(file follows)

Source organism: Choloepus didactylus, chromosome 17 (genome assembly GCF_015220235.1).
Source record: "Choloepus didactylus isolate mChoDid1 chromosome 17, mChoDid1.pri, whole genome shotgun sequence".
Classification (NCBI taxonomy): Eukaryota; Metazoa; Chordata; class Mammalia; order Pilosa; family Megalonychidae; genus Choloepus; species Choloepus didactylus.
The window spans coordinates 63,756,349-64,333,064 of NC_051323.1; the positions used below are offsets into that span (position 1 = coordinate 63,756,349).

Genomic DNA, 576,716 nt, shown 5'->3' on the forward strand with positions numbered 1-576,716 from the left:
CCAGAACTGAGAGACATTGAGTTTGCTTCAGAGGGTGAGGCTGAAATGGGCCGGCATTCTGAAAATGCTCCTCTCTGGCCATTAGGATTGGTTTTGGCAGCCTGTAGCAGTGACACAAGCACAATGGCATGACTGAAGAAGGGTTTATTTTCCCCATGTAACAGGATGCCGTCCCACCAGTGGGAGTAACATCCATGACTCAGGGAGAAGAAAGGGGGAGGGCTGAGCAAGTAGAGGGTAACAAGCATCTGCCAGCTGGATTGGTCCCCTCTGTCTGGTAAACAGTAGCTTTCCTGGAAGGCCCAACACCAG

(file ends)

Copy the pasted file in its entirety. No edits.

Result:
Source organism: Choloepus didactylus, chromosome 17 (genome assembly GCF_015220235.1).
Source record: "Choloepus didactylus isolate mChoDid1 chromosome 17, mChoDid1.pri, whole genome shotgun sequence".
Classification (NCBI taxonomy): Eukaryota; Metazoa; Chordata; class Mammalia; order Pilosa; family Megalonychidae; genus Choloepus; species Choloepus didactylus.
The window spans coordinates 63,756,349-64,333,064 of NC_051323.1; the positions used below are offsets into that span (position 1 = coordinate 63,756,349).

Genomic DNA, 576,716 nt, shown 5'->3' on the forward strand with positions numbered 1-576,716 from the left:
CCAGAACTGAGAGACATTGAGTTTGCTTCAGAGGGTGAGGCTGAAATGGGCCGGCATTCTGAAAATGCTCCTCTCTGGCCATTAGGATTGGTTTTGGCAGCCTGTAGCAGTGACACAAGCACAATGGCATGACTGAAGAAGGGTTTATTTTCCCCATGTAACAGGATGCCGTCCCACCAGTGGGAGTAACATCCATGACTCAGGGAGAAGAAAGGGGGAGGGCTGAGCAAGTAGAGGGTAACAAGCATCTGCCAGCTGGATTGGTCCCCTCTGTCTGGTAAACAGTAGCTTTCCTGGAAGGCCCAACACCAG